The film sets the table for the 1982 picture by detailing the discovery and unleashing of the deadly shape-shifting extraterrestrial by a Norwegian research team in Antarctica. One of the film’s biggest strengths is its desire for a fluid continuity between the two movies. Everything is connected nicely and any fan of the earlier film will appreciate the effort. Here the Norwegian team has found a UFO and a life form buried under the ice. Against wiser suggestions, the head of the group orders the creature be brought back to their base for research. After the creature reveals it’s still alive and escapes, the team learns that the alien assimilates its victims and then imitates them both physically and verbally. Soon everyone is suspected of being a host which leads to fear and panic throughout the base.
Sound familiar? Like I said, the film borrows a lot from its predecessor. It’s moody and creepy and the isolated Antarctic setting still works really well. But it never lives up to Carpenter’s version. One of the problems is the overloaded cast of characters, most of which we never connect to. Only a few characters really stand out while others feel like token kills for the alien. You could have easily cut out about five meaningless characters. They would have never been missed and the others would have benefited from it. Also while the movie does finally start to capture some of the intense paranoia of the earlier film, it seems to come and go. Carpenter’s film was driven by the paranoia and unnerving suspicions of his characters. I also thought this movie got a little off track close to the end. There’s an out-of-place sequence in the underground UFO that felt completely disconnected from the rest of the film. That was one attempt at originality that really fell flat.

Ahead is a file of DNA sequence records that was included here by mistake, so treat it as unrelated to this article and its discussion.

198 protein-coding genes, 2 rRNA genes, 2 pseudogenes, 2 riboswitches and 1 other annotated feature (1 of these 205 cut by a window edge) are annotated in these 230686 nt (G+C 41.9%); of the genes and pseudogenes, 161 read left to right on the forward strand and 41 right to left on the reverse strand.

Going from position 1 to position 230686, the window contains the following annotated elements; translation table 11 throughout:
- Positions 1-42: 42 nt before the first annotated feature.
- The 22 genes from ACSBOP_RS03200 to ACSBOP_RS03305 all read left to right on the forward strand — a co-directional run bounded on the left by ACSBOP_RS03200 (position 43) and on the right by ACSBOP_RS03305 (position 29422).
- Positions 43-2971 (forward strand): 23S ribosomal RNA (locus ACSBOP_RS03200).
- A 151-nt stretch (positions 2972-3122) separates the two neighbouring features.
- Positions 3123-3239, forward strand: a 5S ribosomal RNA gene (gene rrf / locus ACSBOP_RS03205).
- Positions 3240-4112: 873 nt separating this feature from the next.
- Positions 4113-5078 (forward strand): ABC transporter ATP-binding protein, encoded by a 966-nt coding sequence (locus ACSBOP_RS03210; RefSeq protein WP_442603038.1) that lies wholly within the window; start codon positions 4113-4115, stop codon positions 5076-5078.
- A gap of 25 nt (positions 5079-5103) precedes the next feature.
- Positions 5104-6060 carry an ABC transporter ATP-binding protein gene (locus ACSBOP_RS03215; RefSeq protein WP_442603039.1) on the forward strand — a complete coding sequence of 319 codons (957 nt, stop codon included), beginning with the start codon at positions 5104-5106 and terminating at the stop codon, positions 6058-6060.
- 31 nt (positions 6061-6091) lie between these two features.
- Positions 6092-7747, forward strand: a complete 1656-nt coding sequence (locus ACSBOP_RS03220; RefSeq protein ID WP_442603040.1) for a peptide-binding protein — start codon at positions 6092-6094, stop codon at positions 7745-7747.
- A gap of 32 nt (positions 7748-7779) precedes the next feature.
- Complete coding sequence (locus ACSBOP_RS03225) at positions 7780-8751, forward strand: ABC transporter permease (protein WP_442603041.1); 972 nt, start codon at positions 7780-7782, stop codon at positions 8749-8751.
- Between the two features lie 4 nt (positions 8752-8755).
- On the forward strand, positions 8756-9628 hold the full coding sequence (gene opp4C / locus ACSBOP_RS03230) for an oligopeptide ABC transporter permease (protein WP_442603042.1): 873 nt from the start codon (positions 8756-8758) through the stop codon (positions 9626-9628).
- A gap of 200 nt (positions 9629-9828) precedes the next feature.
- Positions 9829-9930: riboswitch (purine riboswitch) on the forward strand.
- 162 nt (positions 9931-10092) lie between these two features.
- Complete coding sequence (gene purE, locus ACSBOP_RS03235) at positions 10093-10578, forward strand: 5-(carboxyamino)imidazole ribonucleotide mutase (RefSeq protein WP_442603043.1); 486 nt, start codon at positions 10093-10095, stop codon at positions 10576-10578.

On the flip side, Director Matthijs van Heijningen Jr. does effectively employ several of the techniques used by Carpenter. And while I wouldn’t call the special effects better, the availability of CGI does give this creature much more fluid motions and his assimilations are pretty grotesque. Of course I mean that in a good way. The film is also helped by some really good acting throughout. Mary Elizabeth Winstead as especially impressive as a paleontologist who becomes the lead character. The wonderful Australian actor Joel Edgerton is also quite good as an American helicopter pilot who tends to sit on the outside of the largely scientific group. Both performances are natural and true even when the material let’s them down a bit.
“The Thing” is a film that will largely appeal to a small audience. Fans of the 1982 classic will want to see it and should find a lot to like. While it trips itself up with an overloaded cast and a few scenes which feel like they belong in another film, it does deliver that almost old-school sci-fi monster movie feel. It captures some of the paranoia that I keep harping on and it’s connection to the previous picture is very well done. Top it off with some nice performances and you have a film that is very watchable. Oh, and did I mention they have flamethrowers???